Food is a necessity of life, but how much food is enough? To examine the food excess in my life, I decided to only eat seven categories of food for a week as part of my Excess Experiment. Did I survive? Did I stick to my guidelines?
I know I’ve said this many times before, but I love food. I love talking about it, I love eating it, and I especially love making it.
I’ve experimented with my diet before, such as when I went vegan, and while I really enjoyed it (once I figured out how to get enough protein), I really don’t enjoy cutting back on what I eat. I realized this when I tested how food impacts my happiness. I thought removing one type of food was difficult, but this past week I decided to abstain from all foods except seven(ish). It sounds like a terrible choice and why would I ever do that (I asked that same question), but it’s because I’m trying to realize all the excess I have in my life. I started reading a book about mutiny against excess and decided to try it out for myself. When I saw that food was the first excess item, my thoughts ranged from “oh great, here we go again” to “yay! I’m going to get healthy!”. My ‘experiment’ continued along those same lines.
So, what foods did I choose? Before I give you a list, let me explain something. In my introduction post, I mentioned I have “student lifestyle restrictions”. What that means is I am completely dependent on my university for my food. I still reside in a dorm, so while I would love for my list to have singular food items like sweet potatoes and apples, it’s not really possible for me. The likelihood of the campus dining halls not having any of those singular foods is a little too high for comfort. So instead, I chose slightly larger categories of food as my guideline for this week.
- Raw fruit
- Raw/steamed veggies
- Protein spreads (peanut butter and hummus)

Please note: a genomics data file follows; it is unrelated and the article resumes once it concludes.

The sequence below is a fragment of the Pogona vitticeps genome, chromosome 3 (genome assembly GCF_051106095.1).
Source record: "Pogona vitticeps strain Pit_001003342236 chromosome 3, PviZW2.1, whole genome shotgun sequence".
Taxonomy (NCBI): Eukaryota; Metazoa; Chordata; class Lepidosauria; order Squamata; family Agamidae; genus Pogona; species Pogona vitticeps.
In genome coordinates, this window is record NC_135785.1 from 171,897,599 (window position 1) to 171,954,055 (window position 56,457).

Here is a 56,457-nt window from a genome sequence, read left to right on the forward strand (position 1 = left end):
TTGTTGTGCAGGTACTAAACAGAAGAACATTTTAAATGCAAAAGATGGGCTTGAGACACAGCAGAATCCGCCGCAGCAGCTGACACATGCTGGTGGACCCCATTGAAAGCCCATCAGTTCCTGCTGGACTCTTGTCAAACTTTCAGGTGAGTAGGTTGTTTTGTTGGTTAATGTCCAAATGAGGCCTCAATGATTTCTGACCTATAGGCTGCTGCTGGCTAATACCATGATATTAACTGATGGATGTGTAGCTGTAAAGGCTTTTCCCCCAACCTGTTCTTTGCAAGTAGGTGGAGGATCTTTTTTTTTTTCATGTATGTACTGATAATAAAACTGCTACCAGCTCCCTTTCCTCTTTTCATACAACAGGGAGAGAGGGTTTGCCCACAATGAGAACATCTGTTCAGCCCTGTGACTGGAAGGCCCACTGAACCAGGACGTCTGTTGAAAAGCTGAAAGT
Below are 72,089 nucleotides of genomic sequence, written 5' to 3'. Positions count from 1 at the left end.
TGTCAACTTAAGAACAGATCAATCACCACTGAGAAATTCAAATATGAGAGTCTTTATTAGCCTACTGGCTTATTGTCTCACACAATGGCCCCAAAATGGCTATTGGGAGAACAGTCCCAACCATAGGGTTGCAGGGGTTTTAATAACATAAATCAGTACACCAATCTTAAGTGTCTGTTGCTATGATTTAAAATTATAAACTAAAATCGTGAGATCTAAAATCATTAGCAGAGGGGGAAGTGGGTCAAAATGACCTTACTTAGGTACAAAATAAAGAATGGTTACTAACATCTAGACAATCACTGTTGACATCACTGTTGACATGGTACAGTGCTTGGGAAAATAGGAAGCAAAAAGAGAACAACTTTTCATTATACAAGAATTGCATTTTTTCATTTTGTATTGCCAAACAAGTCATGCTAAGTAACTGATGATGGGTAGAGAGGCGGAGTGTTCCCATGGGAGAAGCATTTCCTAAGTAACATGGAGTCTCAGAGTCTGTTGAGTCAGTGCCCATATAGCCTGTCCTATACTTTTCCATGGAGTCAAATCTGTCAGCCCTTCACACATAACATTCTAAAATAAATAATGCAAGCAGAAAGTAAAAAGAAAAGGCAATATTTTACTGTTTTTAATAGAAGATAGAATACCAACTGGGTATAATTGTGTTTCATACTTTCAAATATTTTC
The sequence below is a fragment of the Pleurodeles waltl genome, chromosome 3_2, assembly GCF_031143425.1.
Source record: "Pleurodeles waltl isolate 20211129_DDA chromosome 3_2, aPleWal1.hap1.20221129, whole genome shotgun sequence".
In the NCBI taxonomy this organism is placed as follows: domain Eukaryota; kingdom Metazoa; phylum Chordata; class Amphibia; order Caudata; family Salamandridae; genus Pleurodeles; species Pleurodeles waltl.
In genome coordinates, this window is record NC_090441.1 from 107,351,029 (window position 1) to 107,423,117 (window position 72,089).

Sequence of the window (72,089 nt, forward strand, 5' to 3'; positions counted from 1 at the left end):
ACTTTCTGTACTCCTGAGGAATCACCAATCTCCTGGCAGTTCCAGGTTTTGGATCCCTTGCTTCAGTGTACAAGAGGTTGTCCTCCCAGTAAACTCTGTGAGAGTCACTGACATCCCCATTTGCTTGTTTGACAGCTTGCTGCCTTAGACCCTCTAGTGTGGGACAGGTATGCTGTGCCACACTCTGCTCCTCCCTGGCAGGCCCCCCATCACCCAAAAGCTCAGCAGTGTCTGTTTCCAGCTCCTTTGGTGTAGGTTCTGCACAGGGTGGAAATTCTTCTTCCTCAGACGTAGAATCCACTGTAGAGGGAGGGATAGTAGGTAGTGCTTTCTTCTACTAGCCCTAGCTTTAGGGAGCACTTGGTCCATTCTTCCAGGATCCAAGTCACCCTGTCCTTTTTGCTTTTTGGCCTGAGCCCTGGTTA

- Whole wheat bread
- Soy milk
- Granola bar
- Chex cereal
I think that’s a pretty good list! If you didn’t notice, it is vegan, but still more restrictive than my past vegan experiences. The granola bar made it on the list because it’s what I usually eat for breakfast, and the Chex cereal is there for my sanity. When salads get boring, cereal is a welcome change.
So, how did my week go?
It was awful.
Just kidding, it wasn’t super terrible, but I didn’t really stick to my guidelines very well. I mean, I spent the whole first paragraph of this post talking about how much I love food. Did I really expect to succeed in this food-depriving experiment? Anyways, I was ready to quit by Monday dinner. I had a big dinner with a bunch of my friends (which doesn’t happen a lot), and I probably looked really grumpy while I munched on my dry salad and hummus toast. I had to think about my guidelines and what I could/couldn’t eat, and that took away from the happy experience of being with some of the people I love the most. Not to mention I knew we would eat cake later that evening and would therefore already be disregarding my restrictions. That cake sure was good though.
So yeah. It lasted one day.
Honestly, there’s nothing really wrong with having a large variety of foods. In fact, I’m pretty sure it’s a good thing. To be clear, I don’t mean eating pizza, cereal, roast beef, a sandwich, applesauce, pita bread, and s’mores ice cream all for one meal is a good thing, but within reasonable bounds, variety is good. And since food is such a social and enjoyable activity for me, I don’t think I’ll be removing all the food excess from my life. However, this experiment did remind me of the simpler foods I enjoy, like raw veggies and hummus toast. It got me refocused on healthy eating and away from my daily slices of pizza.
This food experiment with excess may have failed, but at least it got me thinking. What are your thoughts on food and food excess?